Stephen M. Jones, dean of the College of Fine Arts and Communications, says, “There’s something exciting about coming in the entrance and figuratively seeing the exit of the product at the same time.” Similarly revealing windows are found throughout the building, exposing recording studios, production control rooms, and production studios.

BYU sports broadcasts are a big deal for BYU Broadcasting and its audiences. Owing to the new facilities, athletic conference changes, and a 51-foot-long HD production truck (which sleeps in a customized three-truck garage attached to the east side of the building), BYU fans and opponents will have unparalleled sports-viewing access. BYUtv will feature around 100 live sporting events in the next year, plus sports rebroadcasts (including ESPN-carried games) and sports-related content.

All that BYU Broadcasting is doing would be impossible without its 250 student employees. They are secretaries, security officers, interns, camera crews, and film editors. The building was especially built with these students and their mentoring in mind.

Dedicated for good
In the early afternoon of August 12, the Broadcasting Building’s Studio C filled quickly as donors, employees, and friends of the university gathered for the combined dedication of BYU’s Information Technology Building and Broadcasting Building. BYU built the studio with retractable stadium seating to accommodate live audiences up to 250, with the intent of bringing a sense of vibrancy and interaction to whatever is occurring on the stage. As the program began, several camera operators moved discreetly on the set. Video and sound technicians and other crew
members worked silently in a booth above the seating and in a control room down a back hallway. The dedication was broadcast to another room in the building and to a large audience in the Information Technology Building, an 81,510-square-foot building situated a half-mile to the west on University Avenue.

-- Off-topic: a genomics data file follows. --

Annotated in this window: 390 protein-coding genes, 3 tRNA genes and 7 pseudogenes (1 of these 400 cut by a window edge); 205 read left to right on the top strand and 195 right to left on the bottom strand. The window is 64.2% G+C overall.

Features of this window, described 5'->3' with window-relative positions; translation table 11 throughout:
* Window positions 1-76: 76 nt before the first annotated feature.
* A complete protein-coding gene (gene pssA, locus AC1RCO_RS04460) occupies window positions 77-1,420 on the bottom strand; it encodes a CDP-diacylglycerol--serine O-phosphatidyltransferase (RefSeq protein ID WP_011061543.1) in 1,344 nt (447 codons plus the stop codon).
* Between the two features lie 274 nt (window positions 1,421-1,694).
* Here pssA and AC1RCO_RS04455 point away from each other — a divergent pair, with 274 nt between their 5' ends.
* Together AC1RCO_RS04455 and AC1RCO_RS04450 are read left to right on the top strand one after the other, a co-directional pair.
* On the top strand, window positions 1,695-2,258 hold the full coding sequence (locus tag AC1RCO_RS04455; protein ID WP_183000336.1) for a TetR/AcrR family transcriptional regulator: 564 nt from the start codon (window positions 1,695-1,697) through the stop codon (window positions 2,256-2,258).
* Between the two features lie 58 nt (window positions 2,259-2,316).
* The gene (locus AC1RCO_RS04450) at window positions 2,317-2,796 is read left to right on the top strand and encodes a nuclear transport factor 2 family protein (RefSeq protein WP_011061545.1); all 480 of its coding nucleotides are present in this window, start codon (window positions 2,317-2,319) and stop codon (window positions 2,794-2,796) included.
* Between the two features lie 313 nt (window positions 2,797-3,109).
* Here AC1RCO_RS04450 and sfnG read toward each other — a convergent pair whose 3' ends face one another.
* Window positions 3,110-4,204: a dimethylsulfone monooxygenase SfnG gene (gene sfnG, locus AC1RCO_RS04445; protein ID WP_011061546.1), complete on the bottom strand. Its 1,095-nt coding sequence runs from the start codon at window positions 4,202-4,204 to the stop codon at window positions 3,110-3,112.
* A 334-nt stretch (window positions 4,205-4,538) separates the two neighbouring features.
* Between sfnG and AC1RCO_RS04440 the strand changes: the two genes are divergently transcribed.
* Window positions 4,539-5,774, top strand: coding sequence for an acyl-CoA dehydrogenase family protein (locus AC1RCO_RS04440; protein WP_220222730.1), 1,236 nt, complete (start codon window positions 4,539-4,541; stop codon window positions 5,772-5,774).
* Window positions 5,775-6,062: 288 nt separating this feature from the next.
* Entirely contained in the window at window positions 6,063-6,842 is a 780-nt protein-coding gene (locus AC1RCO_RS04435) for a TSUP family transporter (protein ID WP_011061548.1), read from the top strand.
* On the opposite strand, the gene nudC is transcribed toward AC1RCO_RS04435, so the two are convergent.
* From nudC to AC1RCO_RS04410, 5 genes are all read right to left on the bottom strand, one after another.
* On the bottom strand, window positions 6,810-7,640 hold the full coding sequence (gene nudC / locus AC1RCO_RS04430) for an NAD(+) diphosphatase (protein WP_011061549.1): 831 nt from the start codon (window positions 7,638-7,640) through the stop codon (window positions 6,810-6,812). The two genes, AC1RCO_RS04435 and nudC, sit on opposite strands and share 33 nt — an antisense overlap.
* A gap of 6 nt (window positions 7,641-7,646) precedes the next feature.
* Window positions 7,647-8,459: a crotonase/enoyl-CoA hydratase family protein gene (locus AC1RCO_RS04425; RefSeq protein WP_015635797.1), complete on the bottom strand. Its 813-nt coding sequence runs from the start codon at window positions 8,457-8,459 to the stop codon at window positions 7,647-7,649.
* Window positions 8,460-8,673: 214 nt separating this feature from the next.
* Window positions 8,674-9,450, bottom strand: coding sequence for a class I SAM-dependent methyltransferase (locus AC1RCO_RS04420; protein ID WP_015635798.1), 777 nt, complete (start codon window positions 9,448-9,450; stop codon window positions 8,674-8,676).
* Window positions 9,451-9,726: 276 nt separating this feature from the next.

Onstage with President Cecil O. Samuelson were President Henry B. Eyring, First Counselor in the First Presidency of The Church of Jesus Christ of Latter-day Saints, and Elders Russell M. Nelson, former BYU president Dallin H. Oaks, and M. Russell Ballard, each a member of the Quorum and the BYU Board of Trustees.

President Samuelson spoke about the good that will come from the new facilities. “The emergence of BYU Broadcasting has been dramatic and positive for the university but also for the Church,” he said. “In addition, it has become an important blessing for millions throughout the world who yearn and search for media content that is decent, praiseworthy, and uplifting.”

At the end of his pre-dedication talk, President Eyring spoke of a responsibility and challenge that comes with new technology, especially for BYU: “If our information technology and our broadcasting equipment does not improve the lives of others, serve to [advance] God’s children’s education in both temporal and spiritual knowledge, and help bring them home to Him, we have missed the mark.” With the help of Brigham Young University’s newest beacon on a hill, BYU Broadcasting aims to do just that — dispel myths while helping viewers see the
good in BYU, the Church, and the world. President Eyring echoed that objective when he said the BYU Broadcasting Building has been built “to take advantage of the wonderful and miraculous technology that will allow the university and the Church to reach the hearts and the minds of members and friends across the globe. Technology can and does bless lives.”

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This article is based on “Beacon On a Hill,” written by Lena M. Harper for BYU Magazine. Read more at: